The history of the hemp plant can be both fascinating and convoluted.
In the US alone, this incredible natural resource has gone through a breathtaking evolution on a multitude of levels. Socially, economically and legally, it can be difficult to parse through the various key moments.
In this article, we've taken some time to highlight 10 important dates when it comes to the history of hemp in the United States.
Keep scrolling to learn more about them!
-1700's: Supply and Demand
By the end of the 17th Century, hemp production in North America had become so important that farmers in the British colonies were compelled by patriotic duty to grow up in order to keep up with the ever-growing demand.
Goods such as cloth, rope, sails and much more were produced from the fibers of this plant and as European countries raced to explore the "new world", these items became in valuable. colonists were even allowed to pay taxes using hemp.
-1776: Declaring Independence
Leading up to the Revolutionary War, hemp cultivation continued to play a key role in American History.
Most of the hemp grown in the colonies used to make goods that were eventually exported to England. However, in a bit of historical irony, the very first drafts of the Declaration of Independence were penned on paper made from hemp fibers.
-1840: Hemp Lights the Way
Before the invention of electric lights, many relied on the use of burning oil to help illuminate their world after dark.
One such material used in this manner was none other than oil derived from hemp.
It's impossible to know exactly how commonly it was used by the average person at this time, but one of the first documented instances came in 1840, when Abraham Lincoln began using hemp oil lamps to light his home.
-1937: The Marijuana Tax Act
Through the beginning of the 20th century, hemp continued to play a critical role in the US economy.
However, in 1937, congress passed legislation that placed a heavy tax on all cannabis, including hemp.
The passing of this bill had a very negative impact on the hemp industry and heavily discouraged farmers from growing the crop, as profits became noticeably slimmer.
-1942: Hemp for Victory
By the 1940's, the demand for domestic-made hemp products was sky rocketing. World War 2 cut off many avenues of importing these goods to the US, but due to the Marijuana Tax Act, many farmers had ceased growing the crop to protect their financial interests.
In a stunning about-face, the US government temporarily suspended the Marijuana Tax Act and released the black-and-white film Hemp for Victory, which heavily endorsed and encouraged farmers everywhere to sow this crop in the interest of supporting WW2.
This led to over 150,000 acres of hemp being grown throughout the US.
After the war ended, congress reinstated the Marijuana Tax Act, which once again quashed the hemp industry by way of heavy taxation.
-1970: Controlled Substance
After decades of suppressive taxing by the US government, hemp was finally banned explicitly by the 1970 Controlled Substances Act, signed into law by President Richard Nixon.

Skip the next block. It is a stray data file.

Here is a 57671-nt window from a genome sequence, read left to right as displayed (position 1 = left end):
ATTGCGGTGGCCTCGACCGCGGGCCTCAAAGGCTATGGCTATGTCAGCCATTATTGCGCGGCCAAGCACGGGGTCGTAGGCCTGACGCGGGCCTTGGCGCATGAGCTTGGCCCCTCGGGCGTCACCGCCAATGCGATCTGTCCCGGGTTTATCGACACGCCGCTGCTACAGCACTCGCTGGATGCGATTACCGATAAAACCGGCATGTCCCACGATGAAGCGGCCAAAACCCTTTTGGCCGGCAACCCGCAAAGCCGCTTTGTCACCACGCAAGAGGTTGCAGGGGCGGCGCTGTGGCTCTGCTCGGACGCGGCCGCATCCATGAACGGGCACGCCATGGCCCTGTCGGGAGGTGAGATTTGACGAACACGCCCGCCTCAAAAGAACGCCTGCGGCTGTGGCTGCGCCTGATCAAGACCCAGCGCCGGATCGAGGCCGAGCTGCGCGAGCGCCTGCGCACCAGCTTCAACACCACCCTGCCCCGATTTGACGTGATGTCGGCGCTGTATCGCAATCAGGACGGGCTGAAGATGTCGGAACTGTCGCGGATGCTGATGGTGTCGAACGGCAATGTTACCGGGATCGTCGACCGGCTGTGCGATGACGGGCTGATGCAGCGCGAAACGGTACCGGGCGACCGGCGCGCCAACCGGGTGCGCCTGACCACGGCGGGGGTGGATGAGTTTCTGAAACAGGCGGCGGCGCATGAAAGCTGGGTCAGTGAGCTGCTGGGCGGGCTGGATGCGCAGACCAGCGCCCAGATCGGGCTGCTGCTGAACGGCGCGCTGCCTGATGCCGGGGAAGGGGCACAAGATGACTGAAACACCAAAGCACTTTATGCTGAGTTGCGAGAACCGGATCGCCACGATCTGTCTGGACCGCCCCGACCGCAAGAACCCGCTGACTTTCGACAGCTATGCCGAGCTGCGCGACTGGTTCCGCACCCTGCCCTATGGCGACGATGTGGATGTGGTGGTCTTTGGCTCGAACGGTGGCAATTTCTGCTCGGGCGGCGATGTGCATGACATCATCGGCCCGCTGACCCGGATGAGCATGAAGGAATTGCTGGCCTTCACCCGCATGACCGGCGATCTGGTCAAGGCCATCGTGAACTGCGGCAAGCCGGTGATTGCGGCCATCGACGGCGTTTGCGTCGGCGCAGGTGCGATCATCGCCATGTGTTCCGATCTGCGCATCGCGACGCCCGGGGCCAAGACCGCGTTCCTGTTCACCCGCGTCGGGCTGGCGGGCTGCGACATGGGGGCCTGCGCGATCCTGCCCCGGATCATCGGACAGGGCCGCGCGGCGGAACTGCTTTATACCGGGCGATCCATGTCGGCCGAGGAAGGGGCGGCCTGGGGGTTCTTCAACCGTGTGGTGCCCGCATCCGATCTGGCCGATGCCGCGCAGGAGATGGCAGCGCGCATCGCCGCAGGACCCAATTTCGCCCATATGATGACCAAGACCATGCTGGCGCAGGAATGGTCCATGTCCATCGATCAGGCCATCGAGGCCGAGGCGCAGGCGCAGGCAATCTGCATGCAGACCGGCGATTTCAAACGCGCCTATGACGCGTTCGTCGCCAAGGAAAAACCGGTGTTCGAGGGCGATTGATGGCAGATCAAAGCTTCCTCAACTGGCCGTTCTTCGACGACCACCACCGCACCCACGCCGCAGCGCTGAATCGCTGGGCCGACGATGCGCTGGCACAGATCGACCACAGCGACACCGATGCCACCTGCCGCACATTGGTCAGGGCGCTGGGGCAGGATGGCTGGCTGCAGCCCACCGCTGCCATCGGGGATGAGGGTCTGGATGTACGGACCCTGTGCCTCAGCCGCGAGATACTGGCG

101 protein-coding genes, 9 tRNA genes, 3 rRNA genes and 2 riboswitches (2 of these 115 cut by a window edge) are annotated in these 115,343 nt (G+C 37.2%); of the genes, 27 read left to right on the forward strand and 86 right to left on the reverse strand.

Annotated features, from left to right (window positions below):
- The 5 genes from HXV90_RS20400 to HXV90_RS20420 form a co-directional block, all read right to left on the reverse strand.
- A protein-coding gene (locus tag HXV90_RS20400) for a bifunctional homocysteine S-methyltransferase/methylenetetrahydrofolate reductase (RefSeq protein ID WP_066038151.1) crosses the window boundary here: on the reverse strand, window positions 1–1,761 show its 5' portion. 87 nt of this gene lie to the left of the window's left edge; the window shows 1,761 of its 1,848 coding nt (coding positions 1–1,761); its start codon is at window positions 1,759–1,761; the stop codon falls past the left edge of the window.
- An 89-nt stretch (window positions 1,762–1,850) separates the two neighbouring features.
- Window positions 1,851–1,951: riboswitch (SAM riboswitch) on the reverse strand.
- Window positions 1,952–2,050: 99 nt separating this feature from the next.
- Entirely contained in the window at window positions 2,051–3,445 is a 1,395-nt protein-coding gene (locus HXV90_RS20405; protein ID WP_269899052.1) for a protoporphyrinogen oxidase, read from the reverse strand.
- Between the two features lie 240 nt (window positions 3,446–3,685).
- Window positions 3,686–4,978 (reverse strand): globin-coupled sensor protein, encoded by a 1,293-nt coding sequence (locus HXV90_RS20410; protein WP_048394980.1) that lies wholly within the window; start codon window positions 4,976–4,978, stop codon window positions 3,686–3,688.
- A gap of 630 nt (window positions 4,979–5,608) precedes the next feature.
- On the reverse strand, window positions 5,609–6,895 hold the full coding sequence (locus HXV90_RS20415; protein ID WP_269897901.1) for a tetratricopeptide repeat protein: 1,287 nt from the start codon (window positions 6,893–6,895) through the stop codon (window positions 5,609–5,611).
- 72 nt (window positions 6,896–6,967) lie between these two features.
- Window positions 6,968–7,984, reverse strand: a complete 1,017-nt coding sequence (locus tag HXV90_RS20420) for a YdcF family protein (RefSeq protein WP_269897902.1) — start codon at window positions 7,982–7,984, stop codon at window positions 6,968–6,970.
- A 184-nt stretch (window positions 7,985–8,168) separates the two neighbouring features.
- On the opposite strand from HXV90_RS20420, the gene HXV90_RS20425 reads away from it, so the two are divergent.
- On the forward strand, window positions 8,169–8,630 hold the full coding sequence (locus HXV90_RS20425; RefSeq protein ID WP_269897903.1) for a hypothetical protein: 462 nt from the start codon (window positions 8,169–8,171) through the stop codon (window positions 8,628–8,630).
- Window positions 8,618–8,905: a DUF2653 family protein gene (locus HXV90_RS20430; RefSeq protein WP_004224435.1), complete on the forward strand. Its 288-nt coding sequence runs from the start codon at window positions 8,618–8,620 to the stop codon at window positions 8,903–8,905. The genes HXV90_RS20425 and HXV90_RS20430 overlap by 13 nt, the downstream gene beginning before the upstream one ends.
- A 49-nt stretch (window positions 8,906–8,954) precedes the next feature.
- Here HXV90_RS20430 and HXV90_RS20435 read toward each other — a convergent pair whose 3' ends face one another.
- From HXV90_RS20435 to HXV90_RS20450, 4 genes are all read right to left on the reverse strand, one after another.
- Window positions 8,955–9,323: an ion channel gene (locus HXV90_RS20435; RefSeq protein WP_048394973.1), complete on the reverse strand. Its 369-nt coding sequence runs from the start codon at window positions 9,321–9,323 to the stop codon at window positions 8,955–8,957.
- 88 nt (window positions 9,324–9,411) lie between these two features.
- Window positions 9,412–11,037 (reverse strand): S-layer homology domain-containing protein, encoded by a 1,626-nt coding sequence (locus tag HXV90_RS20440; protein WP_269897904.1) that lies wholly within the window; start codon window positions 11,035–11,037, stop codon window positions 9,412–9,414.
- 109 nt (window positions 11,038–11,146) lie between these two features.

Hemp, along with all other forms of cannabis, and other drugs such as LSD, heroin and ecstasy, were deemed by law makers to have |no medical use and a high potential for abuse", and therefore illegal to grow or possess anywhere in the United States.
-1998: Demand for Hemp Grows
By the end of the 1990's, public support for hemp products was beginning to form.
Although its medical uses had not yet gained much traction, it's benefits as a food product were becoming widely known.
In 1998, it became legal for food-grade hemp products to be imported and sold in the US, which in turn opened the door for the American public to begin realizing what a versatile and useful plant hemp could be.
-2007: Seeds of Change
Finally in 2007, the first commercial hemp license in nearly 50 years was issued to two farmers in North Dakota, marking the beginning of the end for US law's unrelenting chokehold on domestic cultivation of hemp.
Other states to have legalized hemp at this time include: Hawaii, Kentucky, Maine, Maryland, Montana and West Virginia. However, North Dakota was the first of these to grant a commercial license.
-2014: The Farm Bill
On February 7, 2014, President Barrack Obama signed the Farm Bill into law, which legally distinguished hemp from that of other types of cannabis, and made it legal for institutions of higher education and research to cultivate the plant for the purpose of scientific study.
This was considered by many to be a huge turning point in the long campaign to fully legalize hemp in the US. By enacting this law, the US government was finally beginning to undo many decades of damage to the hemp industry.
-2018: Growing Stronger
And finally, in the latest milestone on this long and often tedious journey, hemp was finally removed from the list of substances classified as Schedule 1 by the federal government.
Despite this victory however, cannabis strains that have a potency higher than .03% THC are still considered Schedule 1 and thus subject to federal prosecution, despite cannabis being legalized both medically and recreationally in many US states.
Regardless, farmers gained the ability to once again cultivate this incredible crop without fear, and have thus created a thriving industry that continues to grow exponentially with ever passing year.